In the blog entitled “What is a Custom Orthosis?” basic information on custom orthoses was provided. But as hand therapists we can do so much more! In this blog, different types of custom orthoses and the reason your doctor and therapist may recommend one or another will be reviewed. In general, an orthosis is a device that is molded to and worn on a specific body part. The device can help to protect and support bones, tendons, ligaments, and nerves, and keep these structures in safe and healthy positions. An orthosis can also be used to help fix deformities or help people with limitations function better. Orthoses can be used to immobilize (keep the body part and tissue still), to mobilize (move the area) or to restrict partial movement in an area.
After an injury, surgery, or onset of certain conditions, your doctor may ask you to see a hand therapist. Your prescription for therapy might include the need for a custom orthosis, commonly referred to as a brace or splint. A custom orthosis is a device that is molded to and worn on a specific body part. The device can help to protect and support bones, tendons, ligaments, nerves and keep these structures in safe and healthy positions. It can also be used to fix deformities or help people function better. It will be custom made specifically for you by your hand therapist.
Some of the reasons your doctor might prescribe a custom orthosis include:
Whether it’s an arm cast, wrist splint or finger splint, many types of casts can help your recovery from surgery or an injury. Casts are hard, made with plaster or fiberglass, while splints are lighter and can be taken on and off more easily. These are important to protecting you while your injury heals, so follow these tips to take good care of your cast or splint:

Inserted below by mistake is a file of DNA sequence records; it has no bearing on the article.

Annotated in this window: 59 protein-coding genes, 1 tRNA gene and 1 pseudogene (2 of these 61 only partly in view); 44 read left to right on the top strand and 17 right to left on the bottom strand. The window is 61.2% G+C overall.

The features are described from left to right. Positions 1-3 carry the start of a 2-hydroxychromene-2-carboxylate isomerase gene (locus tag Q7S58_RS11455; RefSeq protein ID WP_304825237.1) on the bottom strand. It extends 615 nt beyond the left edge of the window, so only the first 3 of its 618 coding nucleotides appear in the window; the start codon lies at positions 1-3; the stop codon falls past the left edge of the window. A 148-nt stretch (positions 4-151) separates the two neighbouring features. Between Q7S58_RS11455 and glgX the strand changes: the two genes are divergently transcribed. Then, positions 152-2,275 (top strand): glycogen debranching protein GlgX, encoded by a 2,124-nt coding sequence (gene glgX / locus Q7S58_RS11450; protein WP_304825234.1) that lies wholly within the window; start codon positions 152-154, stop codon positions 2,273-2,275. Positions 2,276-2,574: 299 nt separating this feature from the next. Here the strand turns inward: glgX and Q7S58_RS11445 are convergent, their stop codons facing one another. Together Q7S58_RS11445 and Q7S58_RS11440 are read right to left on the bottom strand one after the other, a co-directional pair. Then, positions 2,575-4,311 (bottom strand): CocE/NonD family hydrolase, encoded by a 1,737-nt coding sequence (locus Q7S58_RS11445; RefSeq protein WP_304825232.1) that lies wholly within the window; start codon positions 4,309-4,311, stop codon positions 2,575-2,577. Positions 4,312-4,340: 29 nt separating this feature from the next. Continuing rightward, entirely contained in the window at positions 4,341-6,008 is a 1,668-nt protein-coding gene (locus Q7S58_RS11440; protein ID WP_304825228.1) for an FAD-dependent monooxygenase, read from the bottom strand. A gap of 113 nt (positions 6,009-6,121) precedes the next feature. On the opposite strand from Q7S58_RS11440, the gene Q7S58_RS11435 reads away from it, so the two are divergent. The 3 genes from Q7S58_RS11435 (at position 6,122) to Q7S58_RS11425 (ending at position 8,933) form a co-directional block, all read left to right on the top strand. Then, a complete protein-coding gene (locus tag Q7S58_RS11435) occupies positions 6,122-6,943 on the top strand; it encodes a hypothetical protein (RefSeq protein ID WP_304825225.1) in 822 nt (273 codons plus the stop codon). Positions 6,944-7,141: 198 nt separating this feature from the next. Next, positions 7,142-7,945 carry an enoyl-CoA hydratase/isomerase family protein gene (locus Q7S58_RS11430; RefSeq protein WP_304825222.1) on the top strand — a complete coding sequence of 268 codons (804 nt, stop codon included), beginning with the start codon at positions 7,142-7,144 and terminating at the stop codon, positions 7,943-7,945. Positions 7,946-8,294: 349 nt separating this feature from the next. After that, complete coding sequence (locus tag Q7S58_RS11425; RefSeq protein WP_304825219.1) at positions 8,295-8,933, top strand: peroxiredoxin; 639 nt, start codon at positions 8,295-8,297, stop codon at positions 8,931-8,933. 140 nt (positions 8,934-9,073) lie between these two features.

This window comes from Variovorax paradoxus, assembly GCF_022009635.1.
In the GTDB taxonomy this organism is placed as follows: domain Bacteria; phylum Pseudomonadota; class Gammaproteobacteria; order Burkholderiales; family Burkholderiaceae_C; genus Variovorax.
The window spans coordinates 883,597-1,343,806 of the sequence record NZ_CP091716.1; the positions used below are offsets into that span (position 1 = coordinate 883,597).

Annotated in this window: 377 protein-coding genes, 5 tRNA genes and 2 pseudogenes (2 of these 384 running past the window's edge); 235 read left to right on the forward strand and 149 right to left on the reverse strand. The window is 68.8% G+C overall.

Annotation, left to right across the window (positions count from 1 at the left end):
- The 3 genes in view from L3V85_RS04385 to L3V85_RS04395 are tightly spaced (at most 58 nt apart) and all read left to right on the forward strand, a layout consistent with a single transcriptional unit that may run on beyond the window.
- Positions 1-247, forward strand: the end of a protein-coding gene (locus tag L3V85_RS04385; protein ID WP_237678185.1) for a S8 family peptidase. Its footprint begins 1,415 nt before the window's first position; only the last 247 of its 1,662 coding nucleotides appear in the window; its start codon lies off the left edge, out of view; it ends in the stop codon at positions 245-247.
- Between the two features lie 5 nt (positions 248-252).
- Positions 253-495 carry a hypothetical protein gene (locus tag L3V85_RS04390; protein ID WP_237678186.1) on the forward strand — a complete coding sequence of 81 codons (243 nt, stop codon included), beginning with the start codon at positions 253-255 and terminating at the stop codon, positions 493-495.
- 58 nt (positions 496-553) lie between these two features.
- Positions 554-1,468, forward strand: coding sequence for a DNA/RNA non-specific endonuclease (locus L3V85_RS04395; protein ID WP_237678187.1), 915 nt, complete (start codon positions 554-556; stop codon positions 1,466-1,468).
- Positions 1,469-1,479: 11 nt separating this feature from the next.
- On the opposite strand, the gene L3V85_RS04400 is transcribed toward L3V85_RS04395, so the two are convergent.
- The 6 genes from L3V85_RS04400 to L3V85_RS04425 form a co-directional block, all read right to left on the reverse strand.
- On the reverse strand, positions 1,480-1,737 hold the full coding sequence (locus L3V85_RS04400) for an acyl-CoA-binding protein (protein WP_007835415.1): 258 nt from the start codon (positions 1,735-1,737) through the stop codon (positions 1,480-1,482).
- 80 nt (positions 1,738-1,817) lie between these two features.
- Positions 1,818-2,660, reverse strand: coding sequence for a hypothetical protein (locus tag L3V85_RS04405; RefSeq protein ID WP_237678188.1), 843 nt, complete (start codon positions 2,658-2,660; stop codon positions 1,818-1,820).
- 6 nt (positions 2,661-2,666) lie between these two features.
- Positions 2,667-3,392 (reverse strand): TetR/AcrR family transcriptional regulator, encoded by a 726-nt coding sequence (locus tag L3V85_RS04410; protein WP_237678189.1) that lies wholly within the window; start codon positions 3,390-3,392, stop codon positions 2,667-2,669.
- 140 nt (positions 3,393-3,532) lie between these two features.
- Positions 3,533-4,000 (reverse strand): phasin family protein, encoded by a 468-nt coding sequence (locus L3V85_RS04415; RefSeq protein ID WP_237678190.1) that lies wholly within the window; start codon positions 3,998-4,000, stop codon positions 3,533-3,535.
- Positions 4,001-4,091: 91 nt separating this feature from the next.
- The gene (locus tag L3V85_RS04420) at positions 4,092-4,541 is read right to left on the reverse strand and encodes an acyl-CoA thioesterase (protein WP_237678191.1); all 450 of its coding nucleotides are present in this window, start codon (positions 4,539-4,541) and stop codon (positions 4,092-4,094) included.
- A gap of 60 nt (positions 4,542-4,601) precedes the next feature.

- Keep your cast or splint clean and dry. Getting it wet could irritate your skin. Cover it with a plastic bag, seal it with tape or rubber bands to keep it dry, and elevate it overhead while showering.
- Do not let dirt, sand or other materials get inside your cast or splint.
- Do not stick objects in your cast. If you feel itchy, ask your doctor for advice.
- Never attempt to trim your cast. If there are rough edges or your skin is irritated around the ends, contact your doctor.
- Contact your doctor if your cast or splint has a crack or soft spot.
- Never attempt to remove a cast yourself.
Be sure to contact your doctor if you have worsening pain, excessive swelling, numbness or tingling in your fingers, burning or stinging, or loss of movement in your fingers while wearing a cast. Learn more about casts and splints at www.HandCare.org.